The Washington PostDemocracy Dies in Darkness

Opinion What does Trump see in Putin anyway?

Russian President Vladi­mir Putin shakes hands with President Trump in Osaka, Japan, on June 28.
Russian President Vladi­mir Putin shakes hands with President Trump in Osaka, Japan, on June 28. (Susan Walsh/AP)

I keep expecting President Trump to ditch Vladimir Putin for a younger, more glamorous autocrat, but apparently this is the marriage he intends to take to the grave. What other conclusion can we draw from his obsession with restoring Russia to the Group of Seven?

Reasonable heads of state can see that Putin is a spent force. His popularity is plunging. Protesters routinely swarm the streets of Moscow. The Russian economy is as dead as a Siberian winter. The lame coverup of a recent nuclear accident rings echoes of Chernobyl and the dying gasps of Putin’s beloved wreck — the Soviet Union.

At this point, Putin fits better in a Group of Three alongside his friends Bashar al-Assad, the barrel-bombing butcher of Syria, and Nicolás Maduro, from the failed state of Venezuela.

Russia’s inclusion in the group of leading industrial nations in 1997 was intended as a carrot to lure the limping post-Soviet nation toward democracy and free markets. At the time, a case could be made that the former superpower had at least the prospect of becoming an important economic player.

President Trump said Aug. 25 that it is “certainly possible” he will invite Russian President Vladimir Putin to the 2020 Group of Seven meeting in the U.S. (Video: AP)

Instead, the overmatched alcoholic Boris Yeltsin permitted the looting of the Russian economy and, in 1999, gave way as Russian president to the former spy from St. Petersburg. Putin brought order to the looting by creating a mafia of oligarchs. He kept the people happy for a while with promises to restore a glory that never was. At 20 years, he has reigned longer than any Russian leader since Joseph Stalin, but with the usual dreary results.

Follow David Von Drehle's opinionsFollow

Today, the case for including Russia at the table of major players is nonexistent. Measured by total gross domestic product, Russia is not even among the top 10 countries in the world. Measured by per capita GDP, it doesn’t make the top 60. And it’s going backward. The purchasing power of the average Russian has fallen by more than 10 percent over the past five years. In the same period, foreign investment has dropped to virtually nothing while more than $300 billion of Russian wealth has been shifted out of the country. These financial trends are a clear vote of no confidence in the future of Putin’s leadership.

Moreover, what puny powers Putin does possess are marshaled in direct opposition to the interests of the G-7 members — and to the G-7 itself. The point of the annual meetings is to encourage cooperation; Putin seeks to encourage division in the Western alliance. Hackers linked to the Russian military have interfered in elections in the United States, Britain, France and Italy, according to intelligence agencies. They’ve targeted energy firms in Germany and stolen cryptocurrency in Japan. The Aspen Security Forum recently heard from Microsoft that only Iran and North Korea are in Russia’s league when it comes to being state sponsors of digital mischief.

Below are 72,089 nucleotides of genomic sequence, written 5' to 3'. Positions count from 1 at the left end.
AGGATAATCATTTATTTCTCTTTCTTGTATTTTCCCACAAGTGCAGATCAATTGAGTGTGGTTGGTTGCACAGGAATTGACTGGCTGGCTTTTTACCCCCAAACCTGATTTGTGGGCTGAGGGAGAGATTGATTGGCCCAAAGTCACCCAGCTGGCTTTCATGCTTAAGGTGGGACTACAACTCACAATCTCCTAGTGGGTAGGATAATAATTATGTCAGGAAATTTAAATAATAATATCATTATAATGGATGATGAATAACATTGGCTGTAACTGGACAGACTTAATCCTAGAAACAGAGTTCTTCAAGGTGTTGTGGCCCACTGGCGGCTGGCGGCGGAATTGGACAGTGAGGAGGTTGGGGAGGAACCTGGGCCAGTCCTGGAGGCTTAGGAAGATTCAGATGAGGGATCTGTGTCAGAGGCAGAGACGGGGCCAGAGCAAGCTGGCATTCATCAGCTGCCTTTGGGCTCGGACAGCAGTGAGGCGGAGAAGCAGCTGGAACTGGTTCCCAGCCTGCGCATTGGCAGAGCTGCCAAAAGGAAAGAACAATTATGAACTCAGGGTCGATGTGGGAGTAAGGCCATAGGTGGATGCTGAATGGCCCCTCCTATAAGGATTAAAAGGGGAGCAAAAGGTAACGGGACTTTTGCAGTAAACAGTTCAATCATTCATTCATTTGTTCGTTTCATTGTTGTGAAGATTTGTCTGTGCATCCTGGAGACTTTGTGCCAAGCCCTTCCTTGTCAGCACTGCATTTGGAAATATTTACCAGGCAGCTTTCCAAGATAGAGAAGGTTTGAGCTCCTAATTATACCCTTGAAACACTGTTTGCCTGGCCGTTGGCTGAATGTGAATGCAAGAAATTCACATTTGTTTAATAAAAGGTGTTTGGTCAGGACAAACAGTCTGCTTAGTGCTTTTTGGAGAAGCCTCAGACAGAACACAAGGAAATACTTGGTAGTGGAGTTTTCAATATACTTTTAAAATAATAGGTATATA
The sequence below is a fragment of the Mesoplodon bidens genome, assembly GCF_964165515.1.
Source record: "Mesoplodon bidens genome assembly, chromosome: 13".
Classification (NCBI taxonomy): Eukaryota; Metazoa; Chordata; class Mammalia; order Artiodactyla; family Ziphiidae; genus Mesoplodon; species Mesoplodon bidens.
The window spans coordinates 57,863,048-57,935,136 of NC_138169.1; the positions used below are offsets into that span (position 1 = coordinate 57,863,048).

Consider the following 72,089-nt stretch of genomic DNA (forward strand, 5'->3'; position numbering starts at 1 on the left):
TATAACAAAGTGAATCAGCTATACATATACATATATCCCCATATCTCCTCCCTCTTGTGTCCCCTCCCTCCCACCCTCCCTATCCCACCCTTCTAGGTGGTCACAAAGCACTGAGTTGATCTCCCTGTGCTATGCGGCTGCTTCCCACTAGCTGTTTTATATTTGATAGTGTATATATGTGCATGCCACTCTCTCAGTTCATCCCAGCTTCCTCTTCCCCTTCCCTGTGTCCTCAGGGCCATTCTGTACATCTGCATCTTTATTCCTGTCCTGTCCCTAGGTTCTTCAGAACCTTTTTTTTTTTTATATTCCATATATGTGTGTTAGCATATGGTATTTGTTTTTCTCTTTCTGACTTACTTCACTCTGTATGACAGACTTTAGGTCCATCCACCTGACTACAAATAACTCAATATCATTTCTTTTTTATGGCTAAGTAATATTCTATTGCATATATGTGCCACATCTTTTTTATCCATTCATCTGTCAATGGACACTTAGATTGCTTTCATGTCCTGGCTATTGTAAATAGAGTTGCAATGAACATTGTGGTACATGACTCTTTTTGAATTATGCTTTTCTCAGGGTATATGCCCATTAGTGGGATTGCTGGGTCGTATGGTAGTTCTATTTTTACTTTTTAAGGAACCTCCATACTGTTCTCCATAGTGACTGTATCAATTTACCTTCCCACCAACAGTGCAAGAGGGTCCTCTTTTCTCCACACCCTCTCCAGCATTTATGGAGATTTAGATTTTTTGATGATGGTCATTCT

It’s unfortunate that the Trump-Putin romance has been encumbered with so much of the most polarizing baggage in America today: the Mueller report, the Steele dossier, the stolen Democratic National Committee emails and so on. While one senses there must be some connection, the exact wiring diagram — if there is one — has not been discovered, despite lots of people looking for it.

During his rambling post-conference remarks, Trump suggested the affection stems somehow from their shared antipathy to former president Barack Obama. It was Obama, after all, who kicked Russia out of the club in 2014 as punishment for Putin’s annexation of Crimea. In Trump’s telling, Putin “outsmarted” Obama with the move — but I don’t see what’s so smart about inviting international sanctions at a time when prices for your nation’s leading exports — fossil fuels — are plunging.

For that matter, what was so smart about the Trump administration’s halfhearted encouragement of Juan Guaidó’s April attempt to oust Maduro in Venezuela? The Trump administration recognizes Guaidó as the troubled nation’s true leader yet sat by while Putin’s team on the ground reportedly ordered Maduro to hang tough. In the aftermath, Putin instructed the United States to stop interfering in Venezuela, while James Monroe turned somersaults in his grave.

Looking at such an unlikely couple, we wonder what keeps them together. What does Trump see in Putin? Where’s the spark?

Some theorize that it’s all about money. The Putin mafia has funneled billions into high-end real estate in major cities around the world, and a pile of it wound up with the Trump Organization. During his investigation, then-special counsel Robert S. Mueller III found that Trump was secretly angling to build a Trump tower in Moscow at the same time that he was running for president in 2016.

But maybe they stay together for the sheer outrageousness of the thing, like the retail heiress Chloe Green’s now-ended relationship with Jeremy Meeks, a guy Internet-famous for his police mug shot. Nothing turns Trump on like getting people to buy balderdash. If he can sell the world on Vladimir Putin’s greatness, he can sell anything.

Read more from David Von Drehle’s archive.

Read more:

David J. Kramer: Trump wants Russia to join the G-7. Here’s why that’s a terrible idea.

Eugene Robinson: Trump’s Obama envy is getting even worse

B.J. Lee: Forget Putin and Kim. Trump’s real soulmate lives in Tokyo.

The Post’s View: What does Putin fear?